The Department is updating the methodology for calculating FMRs because in the past it has received comments stating that “FMRs need to incorporate more local and more timely data.” In its comments on the fiscal year (FY) 2019 FMRs, NAHRO recommended that HUD use more timely data when calculating FMRs, fund local research surveys, and continue to refine its methodology for calculating FMRs. Additionally, the Senate Transportation and Housing and Urban Development (THUD) Appropriations subcommittee, in report language, urged HUD to improve its FMR estimates to “better reflect the rent inflation that occurs between the time that American Community Survey data is collected and the fiscal year for which the FMRs are produced.”

Comments on the updated process are due in 30 days. (6/5/19 edit – Comments are due by July 5, 2019.)

Click below to read more.

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Enhanced Voucher Minimum Rent Calculation Changed in Certain Circumstances

In late May, HUD published PIH Notice 2019-12 (HA) titled “Enhanced Voucher Minimum Rent Calculation for Families Whose Incomes Subsequently Increase After Having Experienced a Significant Decrease.” The notice discusses how the minimum rent calculation for enhanced vouchers changes when a program participant experiences a significant decrease in income followed by a significant increase in income.

Enhanced vouchers are offered to families following a triggering event (usually a change in status of a development in HUD’s Office of Multifamily portfolio). Families receiving enhanced vouchers must still pay a minimum rent dollar amount. If the family experiences a decrease of at least 15 percent in their income from the date of the triggering event, then the minimum rent switches to a percentage (the specific percentage used will vary depending on whether the family was assisted previously or not). If the family’s income once again increases such that the percentage of income exceeds the dollar amount at the time of the triggering event, then the rent once again reverts back to the initial dollar amount at the time of the triggering event (i.e., the family is not paying more than the dollar amount when they first received the enhanced voucher).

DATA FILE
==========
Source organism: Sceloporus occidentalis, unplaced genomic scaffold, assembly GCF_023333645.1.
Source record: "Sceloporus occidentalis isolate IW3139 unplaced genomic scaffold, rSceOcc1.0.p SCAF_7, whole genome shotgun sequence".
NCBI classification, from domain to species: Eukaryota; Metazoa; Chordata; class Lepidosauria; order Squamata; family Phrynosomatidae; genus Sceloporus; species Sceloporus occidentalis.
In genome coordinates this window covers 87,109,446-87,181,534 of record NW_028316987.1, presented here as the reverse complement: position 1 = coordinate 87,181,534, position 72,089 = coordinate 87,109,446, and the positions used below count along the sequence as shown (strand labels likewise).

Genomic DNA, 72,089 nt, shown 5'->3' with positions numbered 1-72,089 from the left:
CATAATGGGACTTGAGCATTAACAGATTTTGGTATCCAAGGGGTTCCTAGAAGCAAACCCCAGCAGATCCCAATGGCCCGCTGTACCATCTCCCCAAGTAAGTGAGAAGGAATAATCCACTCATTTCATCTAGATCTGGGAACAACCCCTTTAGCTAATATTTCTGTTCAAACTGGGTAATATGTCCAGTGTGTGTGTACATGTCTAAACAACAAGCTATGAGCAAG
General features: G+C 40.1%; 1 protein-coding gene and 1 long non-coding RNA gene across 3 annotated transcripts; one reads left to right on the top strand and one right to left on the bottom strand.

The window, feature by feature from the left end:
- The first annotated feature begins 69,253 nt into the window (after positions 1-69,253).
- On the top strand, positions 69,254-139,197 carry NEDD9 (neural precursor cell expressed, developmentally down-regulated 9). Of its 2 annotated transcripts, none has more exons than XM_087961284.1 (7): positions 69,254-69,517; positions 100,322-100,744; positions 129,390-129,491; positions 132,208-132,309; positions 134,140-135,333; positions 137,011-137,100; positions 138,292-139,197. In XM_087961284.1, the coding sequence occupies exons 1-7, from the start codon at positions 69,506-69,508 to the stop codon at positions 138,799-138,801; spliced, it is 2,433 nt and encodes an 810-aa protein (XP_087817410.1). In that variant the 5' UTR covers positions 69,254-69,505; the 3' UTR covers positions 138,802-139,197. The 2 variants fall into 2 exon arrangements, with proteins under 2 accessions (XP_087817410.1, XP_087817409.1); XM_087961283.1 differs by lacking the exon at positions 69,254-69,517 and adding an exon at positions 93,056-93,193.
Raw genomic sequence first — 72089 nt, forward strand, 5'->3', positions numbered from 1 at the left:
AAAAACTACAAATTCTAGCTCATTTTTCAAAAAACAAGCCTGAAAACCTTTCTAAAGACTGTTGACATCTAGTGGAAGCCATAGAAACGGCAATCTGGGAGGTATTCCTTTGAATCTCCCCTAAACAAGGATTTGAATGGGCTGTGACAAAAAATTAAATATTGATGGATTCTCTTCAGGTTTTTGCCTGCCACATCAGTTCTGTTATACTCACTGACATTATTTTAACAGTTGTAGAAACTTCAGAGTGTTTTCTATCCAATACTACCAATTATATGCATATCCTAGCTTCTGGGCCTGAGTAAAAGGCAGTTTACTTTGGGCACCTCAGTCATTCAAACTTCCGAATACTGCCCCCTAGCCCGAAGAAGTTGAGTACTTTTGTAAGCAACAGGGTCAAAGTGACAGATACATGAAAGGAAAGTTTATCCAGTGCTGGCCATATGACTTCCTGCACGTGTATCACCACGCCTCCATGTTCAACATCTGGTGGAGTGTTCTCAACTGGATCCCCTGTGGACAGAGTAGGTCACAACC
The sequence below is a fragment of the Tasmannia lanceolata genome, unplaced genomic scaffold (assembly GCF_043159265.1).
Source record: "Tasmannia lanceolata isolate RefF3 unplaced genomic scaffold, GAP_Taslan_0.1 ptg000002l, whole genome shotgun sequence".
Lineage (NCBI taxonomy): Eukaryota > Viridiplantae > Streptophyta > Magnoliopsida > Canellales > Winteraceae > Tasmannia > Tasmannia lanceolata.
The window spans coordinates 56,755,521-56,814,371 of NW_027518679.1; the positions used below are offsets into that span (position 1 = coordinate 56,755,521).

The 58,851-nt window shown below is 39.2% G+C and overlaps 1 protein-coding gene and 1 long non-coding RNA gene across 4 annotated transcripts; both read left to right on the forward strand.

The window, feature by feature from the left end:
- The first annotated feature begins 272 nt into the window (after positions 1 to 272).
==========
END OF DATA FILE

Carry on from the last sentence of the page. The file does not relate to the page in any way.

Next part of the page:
Public housing agencies shall apply this change at the earlier of the family’s first reexamination following the issuance of this notice or an interim reexamination as the result of the increase in family income. The change is applied prospectively from that date–not retroactively.

The full notice can be read here.

HAP Pass-Throughs and HAP Contract Transfers prohibited in PBV program

Earlier today, HUD issued guidance clarifying that Housing Assistance Payment (HAP) pass-throughs and HAP contract transfers are prohibited under current rules for project-based vouchers (PBVs) under the housing choice voucher (HCV) program.

A HAP pass-through would allow the use of HAP to “provide assistance to tenants who are displaced from . . . HAP contract units due to a disaster or rehabilitation in another building or project.” Although HUD envisions guidance that may allow this in the future, at this time PHAs may not make these payments to the owners of unoccupied units  for the purpose of rehousing families.

A HAP contract transfer would allow project-based voucher contracts to be transferred from one project to a separate and distinct project. This is different from the sale, assignment, or transfer of ownership of the HAP contract–which is allowable, if done following the appropriate PBV regulations. Contract transfers of HAP are not allowable (with some Rental Assistance Demonstration exceptions), though future guidance may change this.

The full guidance document can be found here.

Initial Chapters of New HCV Guidebook Published

Earlier today, HUD sent an email announcing that the initial chapters of a New Housing Choice Voucher (HCV) Guidebook have been published. As the email states, guidebooks consolidate “into one document the requirements outlined in several publications: regulatory requirements, PIH Notices, Federal Register Notices, and other forms of guidance issued by HUD.” Given the complexity of navigating between several layers of regulation and guidance, having a single place to view all of a program’s rules and requirements is essential.

The three chapters that have been completed and can be read online are the following:

Chapters still being worked on include the following:

  • “Fair Housing Requirements”;
  • “Waiting List & Tenant Selection”;
  • “Housing Search and Leasing”;
  • “HAP Contracts”;
  • “Payment Standards”;